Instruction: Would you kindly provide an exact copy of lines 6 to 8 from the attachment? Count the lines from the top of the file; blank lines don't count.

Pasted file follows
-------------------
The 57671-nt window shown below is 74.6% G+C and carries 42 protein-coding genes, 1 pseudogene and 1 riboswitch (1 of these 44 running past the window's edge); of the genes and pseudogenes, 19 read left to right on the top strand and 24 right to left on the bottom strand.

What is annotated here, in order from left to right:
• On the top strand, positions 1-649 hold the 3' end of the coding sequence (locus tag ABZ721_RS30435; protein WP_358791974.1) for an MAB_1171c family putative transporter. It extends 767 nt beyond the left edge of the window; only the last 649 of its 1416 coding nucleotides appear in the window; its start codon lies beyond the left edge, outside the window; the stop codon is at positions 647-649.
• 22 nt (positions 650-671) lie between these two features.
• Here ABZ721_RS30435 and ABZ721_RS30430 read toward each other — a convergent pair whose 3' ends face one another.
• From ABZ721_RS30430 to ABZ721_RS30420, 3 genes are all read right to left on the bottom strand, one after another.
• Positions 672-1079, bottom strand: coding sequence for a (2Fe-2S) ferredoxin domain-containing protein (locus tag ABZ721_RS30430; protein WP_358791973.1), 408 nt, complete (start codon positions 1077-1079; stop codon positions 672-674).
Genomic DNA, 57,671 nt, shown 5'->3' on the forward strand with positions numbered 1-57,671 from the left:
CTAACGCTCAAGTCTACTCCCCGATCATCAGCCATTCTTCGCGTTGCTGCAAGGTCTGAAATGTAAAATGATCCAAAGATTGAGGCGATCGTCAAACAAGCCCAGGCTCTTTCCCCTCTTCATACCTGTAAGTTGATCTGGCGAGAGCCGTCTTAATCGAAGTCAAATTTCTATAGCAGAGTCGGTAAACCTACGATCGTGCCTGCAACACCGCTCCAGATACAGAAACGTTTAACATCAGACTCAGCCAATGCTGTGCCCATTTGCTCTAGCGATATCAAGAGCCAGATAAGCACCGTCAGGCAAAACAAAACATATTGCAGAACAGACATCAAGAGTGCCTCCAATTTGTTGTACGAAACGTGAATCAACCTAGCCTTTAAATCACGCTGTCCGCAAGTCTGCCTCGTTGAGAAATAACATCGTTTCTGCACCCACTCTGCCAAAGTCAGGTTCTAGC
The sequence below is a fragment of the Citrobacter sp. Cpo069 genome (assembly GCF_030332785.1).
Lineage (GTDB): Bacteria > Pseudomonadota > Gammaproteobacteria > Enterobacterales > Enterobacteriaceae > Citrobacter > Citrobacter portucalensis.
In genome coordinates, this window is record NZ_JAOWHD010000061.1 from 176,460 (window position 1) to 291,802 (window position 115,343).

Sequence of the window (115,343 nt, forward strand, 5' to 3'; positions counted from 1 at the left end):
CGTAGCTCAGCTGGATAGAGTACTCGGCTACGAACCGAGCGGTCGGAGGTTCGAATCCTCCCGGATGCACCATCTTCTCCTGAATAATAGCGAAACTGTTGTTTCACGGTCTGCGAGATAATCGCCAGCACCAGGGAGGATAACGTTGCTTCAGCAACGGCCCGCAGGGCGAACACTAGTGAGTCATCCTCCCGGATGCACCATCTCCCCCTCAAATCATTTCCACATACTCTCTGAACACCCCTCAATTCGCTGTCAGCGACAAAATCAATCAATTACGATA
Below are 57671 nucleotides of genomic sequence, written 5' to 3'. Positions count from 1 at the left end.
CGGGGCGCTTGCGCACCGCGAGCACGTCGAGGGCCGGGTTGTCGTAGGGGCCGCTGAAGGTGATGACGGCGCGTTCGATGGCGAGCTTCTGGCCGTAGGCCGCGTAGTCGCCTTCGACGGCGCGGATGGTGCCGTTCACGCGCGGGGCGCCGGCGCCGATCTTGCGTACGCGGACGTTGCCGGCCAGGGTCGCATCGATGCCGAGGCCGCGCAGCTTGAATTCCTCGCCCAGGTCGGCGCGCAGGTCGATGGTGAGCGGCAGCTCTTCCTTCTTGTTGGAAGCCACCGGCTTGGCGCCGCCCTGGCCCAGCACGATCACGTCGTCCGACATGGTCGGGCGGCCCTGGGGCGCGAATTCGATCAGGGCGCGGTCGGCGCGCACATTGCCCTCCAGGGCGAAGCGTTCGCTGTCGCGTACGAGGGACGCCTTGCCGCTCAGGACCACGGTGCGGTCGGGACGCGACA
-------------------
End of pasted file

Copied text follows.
• From ABZ721_RS30430 to ABZ721_RS30420, 3 genes are all read right to left on the bottom strand, one after another.
• Positions 672-1079, bottom strand: coding sequence for a (2Fe-2S) ferredoxin domain-containing protein (locus tag ABZ721_RS30430; protein WP_358791973.1), 408 nt, complete (start codon positions 1077-1079; stop codon positions 672-674).
Genomic DNA, 57,671 nt, shown 5'->3' on the forward strand with positions numbered 1-57,671 from the left: